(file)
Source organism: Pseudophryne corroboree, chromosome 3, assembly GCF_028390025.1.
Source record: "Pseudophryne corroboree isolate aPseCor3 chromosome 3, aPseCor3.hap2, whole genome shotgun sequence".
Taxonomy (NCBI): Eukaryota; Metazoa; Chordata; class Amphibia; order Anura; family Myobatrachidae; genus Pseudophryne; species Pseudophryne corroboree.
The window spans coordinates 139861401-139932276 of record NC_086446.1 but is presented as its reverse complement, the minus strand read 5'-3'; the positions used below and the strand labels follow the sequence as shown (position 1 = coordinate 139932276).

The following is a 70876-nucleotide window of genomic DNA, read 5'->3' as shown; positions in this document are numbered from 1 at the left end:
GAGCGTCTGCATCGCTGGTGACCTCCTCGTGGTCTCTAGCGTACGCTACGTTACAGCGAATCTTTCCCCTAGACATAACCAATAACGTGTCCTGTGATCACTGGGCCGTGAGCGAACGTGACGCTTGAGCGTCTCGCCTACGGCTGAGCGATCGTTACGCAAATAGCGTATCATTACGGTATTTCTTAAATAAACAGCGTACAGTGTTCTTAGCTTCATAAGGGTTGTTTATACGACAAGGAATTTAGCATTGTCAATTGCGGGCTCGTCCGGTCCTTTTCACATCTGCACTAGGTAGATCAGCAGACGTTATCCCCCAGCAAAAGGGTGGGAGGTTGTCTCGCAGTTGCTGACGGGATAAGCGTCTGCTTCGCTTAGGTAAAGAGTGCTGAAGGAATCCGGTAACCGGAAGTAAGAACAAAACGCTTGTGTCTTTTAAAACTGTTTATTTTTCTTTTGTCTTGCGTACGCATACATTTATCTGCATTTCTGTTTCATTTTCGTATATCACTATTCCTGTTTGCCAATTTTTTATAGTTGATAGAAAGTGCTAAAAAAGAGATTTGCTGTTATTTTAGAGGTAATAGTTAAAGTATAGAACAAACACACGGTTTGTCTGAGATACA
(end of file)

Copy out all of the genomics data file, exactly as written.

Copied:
Source organism: Pseudophryne corroboree, chromosome 3, assembly GCF_028390025.1.
Source record: "Pseudophryne corroboree isolate aPseCor3 chromosome 3, aPseCor3.hap2, whole genome shotgun sequence".
Taxonomy (NCBI): Eukaryota; Metazoa; Chordata; class Amphibia; order Anura; family Myobatrachidae; genus Pseudophryne; species Pseudophryne corroboree.
The window spans coordinates 139861401-139932276 of record NC_086446.1 but is presented as its reverse complement, the minus strand read 5'-3'; the positions used below and the strand labels follow the sequence as shown (position 1 = coordinate 139932276).

The following is a 70876-nucleotide window of genomic DNA, read 5'->3' as shown; positions in this document are numbered from 1 at the left end:
GAGCGTCTGCATCGCTGGTGACCTCCTCGTGGTCTCTAGCGTACGCTACGTTACAGCGAATCTTTCCCCTAGACATAACCAATAACGTGTCCTGTGATCACTGGGCCGTGAGCGAACGTGACGCTTGAGCGTCTCGCCTACGGCTGAGCGATCGTTACGCAAATAGCGTATCATTACGGTATTTCTTAAATAAACAGCGTACAGTGTTCTTAGCTTCATAAGGGTTGTTTATACGACAAGGAATTTAGCATTGTCAATTGCGGGCTCGTCCGGTCCTTTTCACATCTGCACTAGGTAGATCAGCAGACGTTATCCCCCAGCAAAAGGGTGGGAGGTTGTCTCGCAGTTGCTGACGGGATAAGCGTCTGCTTCGCTTAGGTAAAGAGTGCTGAAGGAATCCGGTAACCGGAAGTAAGAACAAAACGCTTGTGTCTTTTAAAACTGTTTATTTTTCTTTTGTCTTGCGTACGCATACATTTATCTGCATTTCTGTTTCATTTTCGTATATCACTATTCCTGTTTGCCAATTTTTTATAGTTGATAGAAAGTGCTAAAAAAGAGATTTGCTGTTATTTTAGAGGTAATAGTTAAAGTATAGAACAAACACACGGTTTGTCTGAGATACA